Personal injury sheriff orders Lanarkshire man to pay over £50,000 to driver of car hit by trailer on bend

A sheriff has ordered the insurer of a man whose trailer collided with a car on a road in Lanarkshire to pay over £50,000 to the driver of the car after he was found to be in breach of his common law duty of care.

The action against Robbie Tough and his insurer, NFU Mutual Ltd, was raised by Martin McKee after a collision on Maudslie Road in Carluke. Mr McKee contended that the first defender had negligently allowed his trailer to enter the opposite lane while navigating a bend in the road and this was the sole cause of the accident.

The case was heard by Sheriff Christopher Dickson in the All-Scotland Sheriff Personal Injury Court. Pilkington, advocate, appeared for the pursuer and Macpherson, advocate, for both defenders.

Across the centre line

The accident occurred at around 19:20 on Friday 13 May 2016. The first defender had been driving his Toyota Hilux truck with an attached trailer, 2.3 metres in width, in the direction of Carluke Golf Club. As the first defender was taking a sweeping right-hand bend on a gradual downhill gradient, the pursuer’s car took the bend from the opposite direction. The trailer, the offside wheels of which were fully across the centre line, collided with the front of the pursuer’s Audi.

Following the collision, the pursuer lost control of his car and struck a Hyundai that had been travelling behind the first defender. As a result of both collisions the pursuer suffered permanent loss of bone in his upper jaw, loss of teeth, and other injuries. The entire front end of the Audi was damaged, and its front offside tyre deflated.

The pursuer contended that the defender had been attempting to overtake the car that was behind him at the time of the accident, a point which the defender denied. The pursuer denied a submission by the defender that he had been travelling in excess of 60 miles per hour when approaching the bend and that this had been a factor in the accident.

It was submitted that the first defender’s failure to prevent the trailer from crossing into the opposite lane of the road was a breach of his common law duty to take reasonable care to prevent harm to the pursuer and damage to his property. The defenders submitted that the pursuer had not proven his case on record, or alternatively sought a finding of contributory negligence due to his speed.

Probable consequence

In his decision, Sheriff Dickson said of the pursuer’s common law case: “I considered that [the first defender’s] driving was a clear contravention of Rule 160 of the Highway Code. I considered that it would have been apparent to an ordinary reasonable driver in position of the first defender that a reasonable and probable consequence of his failure to prevent the trailer from entering the westbound lane to a significant degree would be harm to the pursuer.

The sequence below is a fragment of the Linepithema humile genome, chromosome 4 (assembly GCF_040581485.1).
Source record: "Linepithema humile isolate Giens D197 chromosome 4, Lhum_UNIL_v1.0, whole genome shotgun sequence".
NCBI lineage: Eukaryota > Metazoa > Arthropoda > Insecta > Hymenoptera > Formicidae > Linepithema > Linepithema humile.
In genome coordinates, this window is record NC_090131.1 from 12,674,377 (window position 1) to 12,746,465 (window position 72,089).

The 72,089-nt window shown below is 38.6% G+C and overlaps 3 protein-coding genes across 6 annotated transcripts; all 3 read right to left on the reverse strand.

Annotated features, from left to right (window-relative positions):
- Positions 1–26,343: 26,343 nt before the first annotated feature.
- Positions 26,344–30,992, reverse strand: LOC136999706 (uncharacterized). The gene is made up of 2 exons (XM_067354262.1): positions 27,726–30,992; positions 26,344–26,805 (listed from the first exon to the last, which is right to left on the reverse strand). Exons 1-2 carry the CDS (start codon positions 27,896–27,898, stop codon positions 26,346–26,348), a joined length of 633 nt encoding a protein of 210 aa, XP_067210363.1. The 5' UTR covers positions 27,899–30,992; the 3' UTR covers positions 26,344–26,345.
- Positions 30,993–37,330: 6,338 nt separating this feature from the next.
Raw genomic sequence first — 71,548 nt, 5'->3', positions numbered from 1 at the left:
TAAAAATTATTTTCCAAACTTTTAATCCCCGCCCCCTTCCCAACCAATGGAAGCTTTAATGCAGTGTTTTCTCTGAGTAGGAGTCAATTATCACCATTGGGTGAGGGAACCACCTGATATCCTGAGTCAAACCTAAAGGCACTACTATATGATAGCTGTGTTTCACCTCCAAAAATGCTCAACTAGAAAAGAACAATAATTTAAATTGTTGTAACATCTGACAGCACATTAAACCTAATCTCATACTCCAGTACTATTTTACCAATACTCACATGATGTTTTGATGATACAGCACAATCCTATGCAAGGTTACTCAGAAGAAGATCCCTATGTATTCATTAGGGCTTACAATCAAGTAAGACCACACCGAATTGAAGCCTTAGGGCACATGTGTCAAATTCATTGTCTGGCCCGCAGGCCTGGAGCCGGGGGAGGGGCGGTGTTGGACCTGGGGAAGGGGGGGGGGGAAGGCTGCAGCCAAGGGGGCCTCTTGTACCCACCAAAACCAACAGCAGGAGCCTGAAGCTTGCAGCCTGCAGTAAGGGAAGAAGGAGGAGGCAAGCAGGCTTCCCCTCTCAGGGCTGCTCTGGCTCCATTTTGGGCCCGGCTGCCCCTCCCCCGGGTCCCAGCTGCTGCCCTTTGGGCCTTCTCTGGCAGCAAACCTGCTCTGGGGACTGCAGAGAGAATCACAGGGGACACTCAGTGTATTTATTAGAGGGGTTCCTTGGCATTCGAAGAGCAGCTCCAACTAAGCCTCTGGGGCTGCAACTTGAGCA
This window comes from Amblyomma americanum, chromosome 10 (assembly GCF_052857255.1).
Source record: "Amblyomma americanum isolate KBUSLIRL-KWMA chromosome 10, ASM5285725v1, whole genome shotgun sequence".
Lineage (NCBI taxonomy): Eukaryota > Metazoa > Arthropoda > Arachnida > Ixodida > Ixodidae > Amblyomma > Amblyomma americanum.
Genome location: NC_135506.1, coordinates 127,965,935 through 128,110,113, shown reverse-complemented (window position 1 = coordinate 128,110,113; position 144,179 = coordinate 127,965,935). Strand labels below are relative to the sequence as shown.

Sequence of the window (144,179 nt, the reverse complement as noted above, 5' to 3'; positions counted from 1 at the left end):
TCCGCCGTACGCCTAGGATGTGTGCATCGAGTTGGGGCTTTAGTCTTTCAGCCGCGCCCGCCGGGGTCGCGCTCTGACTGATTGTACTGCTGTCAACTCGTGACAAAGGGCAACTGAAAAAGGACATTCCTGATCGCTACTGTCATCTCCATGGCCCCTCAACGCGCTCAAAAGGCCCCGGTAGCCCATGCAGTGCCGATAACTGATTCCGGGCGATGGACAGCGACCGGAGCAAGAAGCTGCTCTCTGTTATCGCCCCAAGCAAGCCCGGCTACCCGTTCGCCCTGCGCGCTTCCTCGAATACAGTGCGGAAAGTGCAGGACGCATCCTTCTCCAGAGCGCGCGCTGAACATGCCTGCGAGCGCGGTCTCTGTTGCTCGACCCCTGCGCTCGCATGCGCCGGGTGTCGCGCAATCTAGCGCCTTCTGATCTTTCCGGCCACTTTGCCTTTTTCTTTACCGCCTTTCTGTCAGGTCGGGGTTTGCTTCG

He continued: “In the circumstances, a reasonably competent driver exercising reasonable care would not have failed to prevent the trailer from entering the westbound lane to a significant degree. As such, I considered that the first defender had fallen below the standard of care required of him and had breached the duty of care he owed to the pursuer.”

Finding that on a balance of probabilities the accident was caused by the first defender, he assessed contributory negligence as follows: “The pursuer was driving significantly in excess of the 60mph speed limit immediately before the first collision. In my view the speed that the pursuer was travelling at resulted in his reaction time being reduced. If he had been travelling at or below the speed limit he may have been able to take action to avoid a collision with the trailer.”

The sheriff concluded: “The fact that the pursuer was travelling significantly in excess of the speed limited was not an insignificant contributory factor to the first collision. In all the circumstances, after having regard to the pursuer’s share in the responsibility for the damage he suffered, I considered that a just and equitable reduction was 25%.”

Having found the first defender to be in breach of his common law duties, Sheriff Dickson found the defenders liable to make reparations to the pursuer. Quantum was agreed at £69,629.30, reduced to £52,221.98 for contributory negligence, with a further £3,645.98 of interest to the date of decree.

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